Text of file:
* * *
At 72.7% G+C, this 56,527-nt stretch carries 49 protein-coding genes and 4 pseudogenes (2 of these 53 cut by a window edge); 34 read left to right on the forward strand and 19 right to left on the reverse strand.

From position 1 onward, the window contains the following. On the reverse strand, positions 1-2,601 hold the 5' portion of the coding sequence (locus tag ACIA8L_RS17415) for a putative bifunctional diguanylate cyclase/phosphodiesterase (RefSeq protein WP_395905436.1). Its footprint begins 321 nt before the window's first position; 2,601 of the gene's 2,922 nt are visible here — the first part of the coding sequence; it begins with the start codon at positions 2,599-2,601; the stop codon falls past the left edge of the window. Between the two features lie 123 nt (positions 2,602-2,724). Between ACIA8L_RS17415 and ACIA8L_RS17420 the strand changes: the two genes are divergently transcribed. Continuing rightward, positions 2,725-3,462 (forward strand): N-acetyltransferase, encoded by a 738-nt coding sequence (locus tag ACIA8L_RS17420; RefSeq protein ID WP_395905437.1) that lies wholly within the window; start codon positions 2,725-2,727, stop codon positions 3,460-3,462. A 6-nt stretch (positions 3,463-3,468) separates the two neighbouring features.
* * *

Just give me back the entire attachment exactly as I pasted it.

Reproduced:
At 72.7% G+C, this 56,527-nt stretch carries 49 protein-coding genes and 4 pseudogenes (2 of these 53 cut by a window edge); 34 read left to right on the forward strand and 19 right to left on the reverse strand.

From position 1 onward, the window contains the following. On the reverse strand, positions 1-2,601 hold the 5' portion of the coding sequence (locus tag ACIA8L_RS17415) for a putative bifunctional diguanylate cyclase/phosphodiesterase (RefSeq protein WP_395905436.1). Its footprint begins 321 nt before the window's first position; 2,601 of the gene's 2,922 nt are visible here — the first part of the coding sequence; it begins with the start codon at positions 2,599-2,601; the stop codon falls past the left edge of the window. Between the two features lie 123 nt (positions 2,602-2,724). Between ACIA8L_RS17415 and ACIA8L_RS17420 the strand changes: the two genes are divergently transcribed. Continuing rightward, positions 2,725-3,462 (forward strand): N-acetyltransferase, encoded by a 738-nt coding sequence (locus tag ACIA8L_RS17420; RefSeq protein ID WP_395905437.1) that lies wholly within the window; start codon positions 2,725-2,727, stop codon positions 3,460-3,462. A 6-nt stretch (positions 3,463-3,468) separates the two neighbouring features.